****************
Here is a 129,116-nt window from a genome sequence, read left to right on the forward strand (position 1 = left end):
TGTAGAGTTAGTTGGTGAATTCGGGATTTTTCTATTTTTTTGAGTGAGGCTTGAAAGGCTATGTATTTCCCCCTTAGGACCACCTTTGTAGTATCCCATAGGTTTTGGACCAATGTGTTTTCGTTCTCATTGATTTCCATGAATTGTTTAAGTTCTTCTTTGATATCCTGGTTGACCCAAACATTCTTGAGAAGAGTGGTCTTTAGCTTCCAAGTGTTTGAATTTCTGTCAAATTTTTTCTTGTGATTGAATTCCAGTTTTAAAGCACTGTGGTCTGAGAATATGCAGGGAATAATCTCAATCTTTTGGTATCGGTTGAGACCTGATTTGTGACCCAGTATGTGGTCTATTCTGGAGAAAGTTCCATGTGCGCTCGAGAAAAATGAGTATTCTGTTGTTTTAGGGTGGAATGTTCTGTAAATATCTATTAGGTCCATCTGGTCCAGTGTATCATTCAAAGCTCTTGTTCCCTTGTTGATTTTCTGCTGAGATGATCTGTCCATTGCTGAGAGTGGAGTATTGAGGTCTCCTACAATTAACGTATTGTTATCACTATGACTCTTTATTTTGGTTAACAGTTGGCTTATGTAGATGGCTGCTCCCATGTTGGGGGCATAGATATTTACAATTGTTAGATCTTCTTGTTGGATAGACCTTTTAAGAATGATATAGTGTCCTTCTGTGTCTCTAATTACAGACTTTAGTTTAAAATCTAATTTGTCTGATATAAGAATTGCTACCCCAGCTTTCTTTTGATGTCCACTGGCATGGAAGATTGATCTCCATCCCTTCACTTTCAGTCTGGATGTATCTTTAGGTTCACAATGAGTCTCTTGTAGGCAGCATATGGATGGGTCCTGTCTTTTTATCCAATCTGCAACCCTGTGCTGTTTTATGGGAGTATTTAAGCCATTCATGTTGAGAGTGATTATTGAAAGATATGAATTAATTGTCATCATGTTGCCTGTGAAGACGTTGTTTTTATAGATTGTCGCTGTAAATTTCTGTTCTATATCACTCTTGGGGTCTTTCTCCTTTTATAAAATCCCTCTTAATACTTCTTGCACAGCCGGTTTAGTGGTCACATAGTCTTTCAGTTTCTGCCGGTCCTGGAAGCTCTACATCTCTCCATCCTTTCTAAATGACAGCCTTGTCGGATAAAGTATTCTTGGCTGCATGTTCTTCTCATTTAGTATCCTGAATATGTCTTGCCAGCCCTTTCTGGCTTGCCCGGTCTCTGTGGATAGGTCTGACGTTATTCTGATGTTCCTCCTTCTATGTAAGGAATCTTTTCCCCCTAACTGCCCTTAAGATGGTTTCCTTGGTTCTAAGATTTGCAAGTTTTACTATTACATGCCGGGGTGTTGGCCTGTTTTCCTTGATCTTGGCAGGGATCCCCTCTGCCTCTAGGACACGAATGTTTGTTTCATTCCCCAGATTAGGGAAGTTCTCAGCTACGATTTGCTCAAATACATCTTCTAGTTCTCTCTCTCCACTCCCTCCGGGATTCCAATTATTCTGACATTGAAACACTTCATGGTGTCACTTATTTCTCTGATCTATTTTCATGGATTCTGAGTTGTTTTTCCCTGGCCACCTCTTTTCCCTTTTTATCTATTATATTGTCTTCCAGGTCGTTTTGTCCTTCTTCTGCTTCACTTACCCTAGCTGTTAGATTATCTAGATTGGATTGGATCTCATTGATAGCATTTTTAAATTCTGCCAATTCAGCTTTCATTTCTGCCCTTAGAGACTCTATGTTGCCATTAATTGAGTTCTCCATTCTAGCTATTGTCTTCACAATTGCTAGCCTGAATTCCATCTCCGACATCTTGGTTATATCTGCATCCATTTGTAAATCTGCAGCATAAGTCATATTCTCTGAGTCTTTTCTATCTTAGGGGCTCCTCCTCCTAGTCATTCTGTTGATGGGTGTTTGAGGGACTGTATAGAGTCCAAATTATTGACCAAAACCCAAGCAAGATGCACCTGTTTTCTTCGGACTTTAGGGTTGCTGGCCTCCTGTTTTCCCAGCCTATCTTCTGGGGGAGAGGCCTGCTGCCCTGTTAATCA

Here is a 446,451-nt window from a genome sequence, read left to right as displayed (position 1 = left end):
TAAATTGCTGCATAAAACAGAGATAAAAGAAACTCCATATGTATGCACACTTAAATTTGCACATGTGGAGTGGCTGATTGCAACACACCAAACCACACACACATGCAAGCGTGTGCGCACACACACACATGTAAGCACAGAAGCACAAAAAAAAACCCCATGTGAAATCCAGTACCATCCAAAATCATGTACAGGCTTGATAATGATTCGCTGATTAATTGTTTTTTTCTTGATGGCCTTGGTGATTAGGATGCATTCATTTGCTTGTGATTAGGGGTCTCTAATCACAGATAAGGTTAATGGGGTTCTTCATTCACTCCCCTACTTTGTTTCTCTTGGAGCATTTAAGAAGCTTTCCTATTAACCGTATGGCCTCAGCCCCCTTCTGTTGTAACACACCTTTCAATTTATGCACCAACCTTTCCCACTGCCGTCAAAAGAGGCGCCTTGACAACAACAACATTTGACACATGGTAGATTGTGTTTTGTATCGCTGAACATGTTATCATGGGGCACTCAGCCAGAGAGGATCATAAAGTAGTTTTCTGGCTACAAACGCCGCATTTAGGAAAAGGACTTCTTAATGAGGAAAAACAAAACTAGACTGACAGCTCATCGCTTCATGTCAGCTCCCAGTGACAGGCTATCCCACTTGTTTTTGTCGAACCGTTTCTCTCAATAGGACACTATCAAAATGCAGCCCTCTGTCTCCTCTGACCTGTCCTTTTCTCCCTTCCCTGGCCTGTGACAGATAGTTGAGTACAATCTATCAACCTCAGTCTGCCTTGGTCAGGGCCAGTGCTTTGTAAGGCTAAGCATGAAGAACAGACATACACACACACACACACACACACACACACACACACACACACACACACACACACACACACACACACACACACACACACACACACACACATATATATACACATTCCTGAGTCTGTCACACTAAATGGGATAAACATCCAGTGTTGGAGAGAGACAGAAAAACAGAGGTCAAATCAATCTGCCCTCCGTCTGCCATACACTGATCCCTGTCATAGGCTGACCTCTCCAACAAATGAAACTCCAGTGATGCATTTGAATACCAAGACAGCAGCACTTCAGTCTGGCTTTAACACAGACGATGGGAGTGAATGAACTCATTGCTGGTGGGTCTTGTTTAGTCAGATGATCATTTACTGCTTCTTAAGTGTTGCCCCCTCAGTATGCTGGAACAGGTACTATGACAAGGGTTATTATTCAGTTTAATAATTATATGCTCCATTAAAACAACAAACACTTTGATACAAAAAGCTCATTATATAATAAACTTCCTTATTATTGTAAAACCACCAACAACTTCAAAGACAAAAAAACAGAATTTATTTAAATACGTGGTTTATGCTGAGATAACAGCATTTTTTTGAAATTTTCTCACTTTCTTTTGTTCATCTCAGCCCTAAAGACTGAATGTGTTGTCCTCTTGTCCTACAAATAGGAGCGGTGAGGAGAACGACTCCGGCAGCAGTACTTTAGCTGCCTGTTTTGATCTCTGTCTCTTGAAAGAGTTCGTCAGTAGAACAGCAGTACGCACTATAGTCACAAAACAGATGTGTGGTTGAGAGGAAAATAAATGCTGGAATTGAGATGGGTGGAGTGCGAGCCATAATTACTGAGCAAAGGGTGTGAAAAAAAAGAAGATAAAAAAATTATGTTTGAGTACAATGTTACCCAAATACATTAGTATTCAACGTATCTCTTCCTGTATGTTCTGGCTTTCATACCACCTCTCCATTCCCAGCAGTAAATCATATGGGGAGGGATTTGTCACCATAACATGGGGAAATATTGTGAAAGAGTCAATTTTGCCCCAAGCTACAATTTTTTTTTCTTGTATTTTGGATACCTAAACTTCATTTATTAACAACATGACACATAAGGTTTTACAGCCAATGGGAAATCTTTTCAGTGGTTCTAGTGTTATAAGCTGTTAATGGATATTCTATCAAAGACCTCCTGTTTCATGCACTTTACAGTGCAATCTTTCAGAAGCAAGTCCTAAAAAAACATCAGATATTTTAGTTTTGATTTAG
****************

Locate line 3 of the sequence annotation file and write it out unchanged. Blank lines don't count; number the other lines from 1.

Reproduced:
Here is a 446,451-nt window from a genome sequence, read left to right as displayed (position 1 = left end):